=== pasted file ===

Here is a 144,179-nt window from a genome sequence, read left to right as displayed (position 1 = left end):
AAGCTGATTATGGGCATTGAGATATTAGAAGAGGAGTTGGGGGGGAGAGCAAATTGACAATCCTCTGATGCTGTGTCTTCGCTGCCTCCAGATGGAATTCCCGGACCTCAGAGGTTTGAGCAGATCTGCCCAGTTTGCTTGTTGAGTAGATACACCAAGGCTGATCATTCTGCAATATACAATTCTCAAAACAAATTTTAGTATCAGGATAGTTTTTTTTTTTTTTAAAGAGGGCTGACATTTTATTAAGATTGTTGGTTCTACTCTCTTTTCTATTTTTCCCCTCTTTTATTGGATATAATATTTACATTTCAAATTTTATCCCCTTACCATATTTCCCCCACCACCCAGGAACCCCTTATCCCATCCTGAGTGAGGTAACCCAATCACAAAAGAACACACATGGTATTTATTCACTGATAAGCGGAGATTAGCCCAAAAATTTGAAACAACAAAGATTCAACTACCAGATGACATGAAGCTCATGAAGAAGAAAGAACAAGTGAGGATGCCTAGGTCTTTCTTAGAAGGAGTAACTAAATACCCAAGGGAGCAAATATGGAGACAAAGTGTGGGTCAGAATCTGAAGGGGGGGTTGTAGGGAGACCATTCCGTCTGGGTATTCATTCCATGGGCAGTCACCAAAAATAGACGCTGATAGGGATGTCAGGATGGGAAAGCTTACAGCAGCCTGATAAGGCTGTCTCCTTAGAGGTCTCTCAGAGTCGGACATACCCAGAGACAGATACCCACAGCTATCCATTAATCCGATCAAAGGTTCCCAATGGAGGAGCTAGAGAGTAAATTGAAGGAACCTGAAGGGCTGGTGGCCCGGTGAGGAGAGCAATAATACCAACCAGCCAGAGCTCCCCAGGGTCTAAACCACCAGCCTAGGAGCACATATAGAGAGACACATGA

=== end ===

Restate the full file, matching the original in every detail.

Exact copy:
Here is a 144,179-nt window from a genome sequence, read left to right as displayed (position 1 = left end):
AAGCTGATTATGGGCATTGAGATATTAGAAGAGGAGTTGGGGGGGAGAGCAAATTGACAATCCTCTGATGCTGTGTCTTCGCTGCCTCCAGATGGAATTCCCGGACCTCAGAGGTTTGAGCAGATCTGCCCAGTTTGCTTGTTGAGTAGATACACCAAGGCTGATCATTCTGCAATATACAATTCTCAAAACAAATTTTAGTATCAGGATAGTTTTTTTTTTTTTTAAAGAGGGCTGACATTTTATTAAGATTGTTGGTTCTACTCTCTTTTCTATTTTTCCCCTCTTTTATTGGATATAATATTTACATTTCAAATTTTATCCCCTTACCATATTTCCCCCACCACCCAGGAACCCCTTATCCCATCCTGAGTGAGGTAACCCAATCACAAAAGAACACACATGGTATTTATTCACTGATAAGCGGAGATTAGCCCAAAAATTTGAAACAACAAAGATTCAACTACCAGATGACATGAAGCTCATGAAGAAGAAAGAACAAGTGAGGATGCCTAGGTCTTTCTTAGAAGGAGTAACTAAATACCCAAGGGAGCAAATATGGAGACAAAGTGTGGGTCAGAATCTGAAGGGGGGGTTGTAGGGAGACCATTCCGTCTGGGTATTCATTCCATGGGCAGTCACCAAAAATAGACGCTGATAGGGATGTCAGGATGGGAAAGCTTACAGCAGCCTGATAAGGCTGTCTCCTTAGAGGTCTCTCAGAGTCGGACATACCCAGAGACAGATACCCACAGCTATCCATTAATCCGATCAAAGGTTCCCAATGGAGGAGCTAGAGAGTAAATTGAAGGAACCTGAAGGGCTGGTGGCCCGGTGAGGAGAGCAATAATACCAACCAGCCAGAGCTCCCCAGGGTCTAAACCACCAGCCTAGGAGCACATATAGAGAGACACATGA